Many college students use highlighting as a reading tool. However, despite its popularity, highlighting tends not to be a very effective reading strategy. This guide shares effective reading strategies that you can use instead of or in addition to highlighting and shares tips for highlighting well.

The Temptation of Highlighting

Why do students highlight? Usually students highlight because they want to focus on the important parts of the text and highlight—literally and figuratively—those parts for later study. The problem is that instead of thinking critically about the content, they primarily spend their mental energy sorting the content into what’s important and what’s not. Focusing on which details to highlight can get in the way of a deeper understanding of the big picture.

In addition, many students who highlight while reading then use these highlighted sections of the text as the main substance of their studying, rereading this content as their primary study strategy. Rereading in this way can contribute to illusions of competence—the feeling that we know more than we actually know. Why? After looking at content that’s phrased a particular way and presented on the same part of a page a couple of times, that content can pretty quickly become familiar to a reader. Many of us confuse this familiarity with a good understanding of the material. And even if we remember or even understand these highlighted nuggets, there’s no indication that we’re seeing the bigger picture and are able to apply, analyze, or evaluate the material—the types of higher order thinking that professors usually invoke in their exam questions.

Effective Reading Strategies

As the paragraph above explains, highlighting isn’t 100% bad in and of itself, depending on what students highlight and how they use that content later. Some students like highlighting or underlining because it helps them do something with their hands and become more engaged with the text. If that’s you, great—don’t stop if it works for you. But read ahead to find out how you can do more to engage while reading and studying.

Effective strategies to use when reading are ones that engage your brain in deep thinking about the text. Here are just a few ideas:

Preview the text. Before starting to read, look through the chapter and note text features like headings, bold words, charts, graphs, images, and end of chapter questions. Use this information to form an idea of what the chapter is going to focus on.

Know your purpose. Set a purpose for reading before you start. (Think about what you need to be able to know or do after reading). Keep that purpose in mind while you read, and check to see if you have reached it by the end.

Annotate. Take brief notes in your own words about the main concepts and key words in the margins of your text. This is a quick and engaging way to take notes.

Ask and answer questions. Turn headings into questions and then answer them as you read. Form questions while you read and try to answer them later. Answer questions provided by the book.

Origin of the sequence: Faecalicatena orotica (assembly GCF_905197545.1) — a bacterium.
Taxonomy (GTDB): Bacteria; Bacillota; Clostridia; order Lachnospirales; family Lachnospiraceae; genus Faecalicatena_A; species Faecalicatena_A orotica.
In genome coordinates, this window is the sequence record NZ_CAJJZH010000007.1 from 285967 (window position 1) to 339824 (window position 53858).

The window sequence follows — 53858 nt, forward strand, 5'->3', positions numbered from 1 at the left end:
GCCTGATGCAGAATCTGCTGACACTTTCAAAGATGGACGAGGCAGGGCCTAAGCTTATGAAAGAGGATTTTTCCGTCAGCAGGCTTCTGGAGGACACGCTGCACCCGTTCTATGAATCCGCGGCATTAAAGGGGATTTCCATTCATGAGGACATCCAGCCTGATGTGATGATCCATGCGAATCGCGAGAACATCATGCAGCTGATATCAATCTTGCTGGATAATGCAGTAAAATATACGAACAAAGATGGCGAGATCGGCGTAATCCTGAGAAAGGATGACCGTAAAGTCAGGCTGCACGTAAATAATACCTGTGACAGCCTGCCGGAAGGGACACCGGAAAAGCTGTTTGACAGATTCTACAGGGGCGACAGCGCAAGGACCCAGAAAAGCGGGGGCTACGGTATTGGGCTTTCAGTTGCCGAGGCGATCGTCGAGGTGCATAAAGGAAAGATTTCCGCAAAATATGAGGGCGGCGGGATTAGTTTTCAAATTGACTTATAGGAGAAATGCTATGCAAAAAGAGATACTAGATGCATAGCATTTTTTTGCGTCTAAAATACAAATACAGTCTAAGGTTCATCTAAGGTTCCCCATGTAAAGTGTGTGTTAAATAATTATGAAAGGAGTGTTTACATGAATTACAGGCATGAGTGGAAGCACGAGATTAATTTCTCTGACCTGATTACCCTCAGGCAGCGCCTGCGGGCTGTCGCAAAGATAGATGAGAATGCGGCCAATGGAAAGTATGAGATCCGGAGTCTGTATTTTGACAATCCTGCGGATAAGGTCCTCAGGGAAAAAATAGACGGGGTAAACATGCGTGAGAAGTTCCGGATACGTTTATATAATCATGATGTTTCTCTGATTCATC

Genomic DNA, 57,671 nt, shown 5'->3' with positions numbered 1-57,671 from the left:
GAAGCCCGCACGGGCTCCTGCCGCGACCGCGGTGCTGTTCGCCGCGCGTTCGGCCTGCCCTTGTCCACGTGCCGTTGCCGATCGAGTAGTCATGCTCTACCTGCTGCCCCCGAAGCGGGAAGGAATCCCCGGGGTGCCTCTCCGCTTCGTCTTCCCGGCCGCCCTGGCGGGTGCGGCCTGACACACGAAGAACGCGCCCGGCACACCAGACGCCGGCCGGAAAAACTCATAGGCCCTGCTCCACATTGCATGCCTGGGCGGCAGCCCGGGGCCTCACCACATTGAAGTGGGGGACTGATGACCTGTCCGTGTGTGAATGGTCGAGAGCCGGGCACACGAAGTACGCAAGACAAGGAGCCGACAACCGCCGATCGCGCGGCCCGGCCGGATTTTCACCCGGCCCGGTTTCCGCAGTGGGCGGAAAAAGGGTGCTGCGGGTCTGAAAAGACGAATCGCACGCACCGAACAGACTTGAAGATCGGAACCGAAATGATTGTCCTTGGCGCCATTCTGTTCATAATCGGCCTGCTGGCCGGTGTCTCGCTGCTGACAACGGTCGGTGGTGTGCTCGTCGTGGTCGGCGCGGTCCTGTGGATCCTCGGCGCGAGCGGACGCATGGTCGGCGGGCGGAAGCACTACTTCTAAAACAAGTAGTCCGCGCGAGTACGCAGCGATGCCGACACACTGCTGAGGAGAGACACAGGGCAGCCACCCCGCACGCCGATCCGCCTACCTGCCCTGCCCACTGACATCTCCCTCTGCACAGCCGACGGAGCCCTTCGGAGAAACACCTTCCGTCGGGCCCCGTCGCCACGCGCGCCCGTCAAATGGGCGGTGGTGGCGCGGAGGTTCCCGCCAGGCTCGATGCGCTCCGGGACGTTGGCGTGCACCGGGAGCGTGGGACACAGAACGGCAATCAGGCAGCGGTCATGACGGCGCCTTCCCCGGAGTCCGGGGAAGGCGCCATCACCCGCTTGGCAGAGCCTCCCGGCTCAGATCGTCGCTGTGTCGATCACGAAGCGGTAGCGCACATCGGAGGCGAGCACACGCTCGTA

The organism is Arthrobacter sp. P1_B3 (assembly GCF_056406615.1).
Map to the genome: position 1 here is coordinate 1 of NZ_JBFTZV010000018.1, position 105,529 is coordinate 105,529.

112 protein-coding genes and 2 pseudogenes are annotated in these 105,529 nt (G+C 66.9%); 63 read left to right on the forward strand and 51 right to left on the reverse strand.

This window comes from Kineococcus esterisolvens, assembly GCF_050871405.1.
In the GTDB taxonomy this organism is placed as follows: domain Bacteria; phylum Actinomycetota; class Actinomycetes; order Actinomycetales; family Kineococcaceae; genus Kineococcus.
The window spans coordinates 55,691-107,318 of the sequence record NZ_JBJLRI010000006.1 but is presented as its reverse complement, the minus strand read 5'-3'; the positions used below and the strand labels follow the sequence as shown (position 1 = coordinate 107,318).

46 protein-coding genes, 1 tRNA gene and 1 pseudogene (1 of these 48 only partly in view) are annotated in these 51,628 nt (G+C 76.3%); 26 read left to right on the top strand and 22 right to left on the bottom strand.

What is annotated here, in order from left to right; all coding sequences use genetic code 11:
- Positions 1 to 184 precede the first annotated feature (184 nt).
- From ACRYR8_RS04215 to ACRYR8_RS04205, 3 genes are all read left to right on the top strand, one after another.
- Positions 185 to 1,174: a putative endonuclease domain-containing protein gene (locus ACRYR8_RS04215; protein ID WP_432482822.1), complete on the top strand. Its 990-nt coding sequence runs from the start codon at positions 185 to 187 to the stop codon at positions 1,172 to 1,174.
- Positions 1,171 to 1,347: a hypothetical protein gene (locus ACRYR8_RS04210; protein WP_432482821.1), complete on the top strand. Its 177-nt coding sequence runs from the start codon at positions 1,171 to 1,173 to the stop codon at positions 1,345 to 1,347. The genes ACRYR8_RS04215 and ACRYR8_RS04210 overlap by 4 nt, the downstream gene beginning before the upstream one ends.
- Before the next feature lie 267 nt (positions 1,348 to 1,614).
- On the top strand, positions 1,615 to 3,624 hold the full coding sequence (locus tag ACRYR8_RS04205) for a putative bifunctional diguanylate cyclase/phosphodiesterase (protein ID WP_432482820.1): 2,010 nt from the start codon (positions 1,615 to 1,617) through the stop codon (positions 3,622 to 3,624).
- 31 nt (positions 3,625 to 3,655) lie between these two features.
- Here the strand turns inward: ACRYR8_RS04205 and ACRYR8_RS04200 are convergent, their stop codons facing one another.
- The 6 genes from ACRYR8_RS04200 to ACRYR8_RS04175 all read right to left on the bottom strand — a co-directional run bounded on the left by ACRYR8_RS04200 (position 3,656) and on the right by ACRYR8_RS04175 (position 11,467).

Summarize. Stop after every paragraph or page and write a brief summary of the main concepts in your own words. Summarizing can be more effective than highlighting or annotating because it helps you better gauge what you do and don’t understand about a reading.

Highlighting Tips

  • Only highlight after you’ve reached the end of a paragraph or a section. Stop and think about what you read and determine the main concepts before you highlight. This will help you pinpoint key concepts and decrease mindless highlighting.
  • Limit yourself to highlighting one sentence or phrase per paragraph. Look for the sentence that best expresses the main concept.
  • Highlight key words and phrases instead of full sentences. When looking back over these words and phrases, quiz yourself on them before reading further.
  • Consider color-coding: choose one color for definitions and key points and another color for examples.
  • Using your own words, write summaries of the key concepts you’ve highlighted in the margins or in a separate set of notes.
  • If reading online, you can often convert an article into a PDF document (for example, by printing to PDF). Then you can you highlight using the annotation features of a PDF reader such as Adobe Acrobat Reader or Pro.
  • If you are using Vital Source for online textbooks, check out this article for more info on how to highlight and annotate Vital Source textbooks as you read.

Fore more reading strategies, check out these handouts from the Learning Center:

Works Consulted

Dembo, M. and Seli, H. (2013). Motivation and learning strategies for college success: A focus on self-regulated learning. (4th ed.). (2013). New York: Taylor & Francis.

Holschuh, J. and Nist, S. (2000). Active learning: Strategies for college success. Massachusetts: Allyn & Bacon.

Developed and shared by The Learning Center, University of North Carolina at Chapel Hill.

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